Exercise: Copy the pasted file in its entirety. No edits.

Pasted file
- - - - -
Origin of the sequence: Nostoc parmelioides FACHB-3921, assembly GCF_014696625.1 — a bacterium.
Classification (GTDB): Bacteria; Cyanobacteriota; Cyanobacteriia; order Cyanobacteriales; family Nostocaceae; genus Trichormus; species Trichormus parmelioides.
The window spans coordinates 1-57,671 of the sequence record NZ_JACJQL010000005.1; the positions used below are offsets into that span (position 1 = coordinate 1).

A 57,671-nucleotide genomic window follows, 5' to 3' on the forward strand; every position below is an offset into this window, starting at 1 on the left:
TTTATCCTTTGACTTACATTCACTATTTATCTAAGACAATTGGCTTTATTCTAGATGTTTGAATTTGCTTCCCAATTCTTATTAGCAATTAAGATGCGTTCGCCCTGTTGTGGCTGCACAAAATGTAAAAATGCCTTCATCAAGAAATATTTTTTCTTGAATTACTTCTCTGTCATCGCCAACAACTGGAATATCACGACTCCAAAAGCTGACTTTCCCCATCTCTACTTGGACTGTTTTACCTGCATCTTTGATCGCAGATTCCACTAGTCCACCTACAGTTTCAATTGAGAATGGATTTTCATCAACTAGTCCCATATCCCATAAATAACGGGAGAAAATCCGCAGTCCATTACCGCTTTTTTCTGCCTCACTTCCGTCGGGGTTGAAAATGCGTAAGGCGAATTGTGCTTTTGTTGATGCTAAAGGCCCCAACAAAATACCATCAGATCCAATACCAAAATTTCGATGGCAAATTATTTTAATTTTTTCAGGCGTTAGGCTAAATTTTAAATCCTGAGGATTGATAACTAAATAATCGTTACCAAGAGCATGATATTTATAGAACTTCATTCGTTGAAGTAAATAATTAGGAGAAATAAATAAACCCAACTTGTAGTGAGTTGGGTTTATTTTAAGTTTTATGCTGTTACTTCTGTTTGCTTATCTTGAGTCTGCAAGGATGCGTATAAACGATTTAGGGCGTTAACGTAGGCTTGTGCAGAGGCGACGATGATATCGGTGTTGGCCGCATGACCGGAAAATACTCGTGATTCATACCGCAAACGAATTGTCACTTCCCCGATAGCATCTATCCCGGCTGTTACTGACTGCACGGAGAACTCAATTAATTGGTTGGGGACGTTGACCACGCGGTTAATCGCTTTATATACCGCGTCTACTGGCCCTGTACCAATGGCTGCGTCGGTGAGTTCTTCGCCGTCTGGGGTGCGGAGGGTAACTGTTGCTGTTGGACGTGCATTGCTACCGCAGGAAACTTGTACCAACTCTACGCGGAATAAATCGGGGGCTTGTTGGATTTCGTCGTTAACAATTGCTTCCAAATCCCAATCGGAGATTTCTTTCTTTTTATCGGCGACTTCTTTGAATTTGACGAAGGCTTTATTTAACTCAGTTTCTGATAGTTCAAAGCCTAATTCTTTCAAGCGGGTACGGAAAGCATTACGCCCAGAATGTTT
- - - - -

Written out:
Origin of the sequence: Nostoc parmelioides FACHB-3921, assembly GCF_014696625.1 — a bacterium.
Classification (GTDB): Bacteria; Cyanobacteriota; Cyanobacteriia; order Cyanobacteriales; family Nostocaceae; genus Trichormus; species Trichormus parmelioides.
The window spans coordinates 1-57,671 of the sequence record NZ_JACJQL010000005.1; the positions used below are offsets into that span (position 1 = coordinate 1).

A 57,671-nucleotide genomic window follows, 5' to 3' on the forward strand; every position below is an offset into this window, starting at 1 on the left:
TTTATCCTTTGACTTACATTCACTATTTATCTAAGACAATTGGCTTTATTCTAGATGTTTGAATTTGCTTCCCAATTCTTATTAGCAATTAAGATGCGTTCGCCCTGTTGTGGCTGCACAAAATGTAAAAATGCCTTCATCAAGAAATATTTTTTCTTGAATTACTTCTCTGTCATCGCCAACAACTGGAATATCACGACTCCAAAAGCTGACTTTCCCCATCTCTACTTGGACTGTTTTACCTGCATCTTTGATCGCAGATTCCACTAGTCCACCTACAGTTTCAATTGAGAATGGATTTTCATCAACTAGTCCCATATCCCATAAATAACGGGAGAAAATCCGCAGTCCATTACCGCTTTTTTCTGCCTCACTTCCGTCGGGGTTGAAAATGCGTAAGGCGAATTGTGCTTTTGTTGATGCTAAAGGCCCCAACAAAATACCATCAGATCCAATACCAAAATTTCGATGGCAAATTATTTTAATTTTTTCAGGCGTTAGGCTAAATTTTAAATCCTGAGGATTGATAACTAAATAATCGTTACCAAGAGCATGATATTTATAGAACTTCATTCGTTGAAGTAAATAATTAGGAGAAATAAATAAACCCAACTTGTAGTGAGTTGGGTTTATTTTAAGTTTTATGCTGTTACTTCTGTTTGCTTATCTTGAGTCTGCAAGGATGCGTATAAACGATTTAGGGCGTTAACGTAGGCTTGTGCAGAGGCGACGATGATATCGGTGTTGGCCGCATGACCGGAAAATACTCGTGATTCATACCGCAAACGAATTGTCACTTCCCCGATAGCATCTATCCCGGCTGTTACTGACTGCACGGAGAACTCAATTAATTGGTTGGGGACGTTGACCACGCGGTTAATCGCTTTATATACCGCGTCTACTGGCCCTGTACCAATGGCTGCGTCGGTGAGTTCTTCGCCGTCTGGGGTGCGGAGGGTAACTGTTGCTGTTGGACGTGCATTGCTACCGCAGGAAACTTGTACCAACTCTACGCGGAATAAATCGGGGGCTTGTTGGATTTCGTCGTTAACAATTGCTTCCAAATCCCAATCGGAGATTTCTTTCTTTTTATCGGCGACTTCTTTGAATTTGACGAAGGCTTTATTTAACTCAGTTTCTGATAGTTCAAAGCCTAATTCTTTCAAGCGGGTACGGAAAGCATTACGCCCAGAATGTTT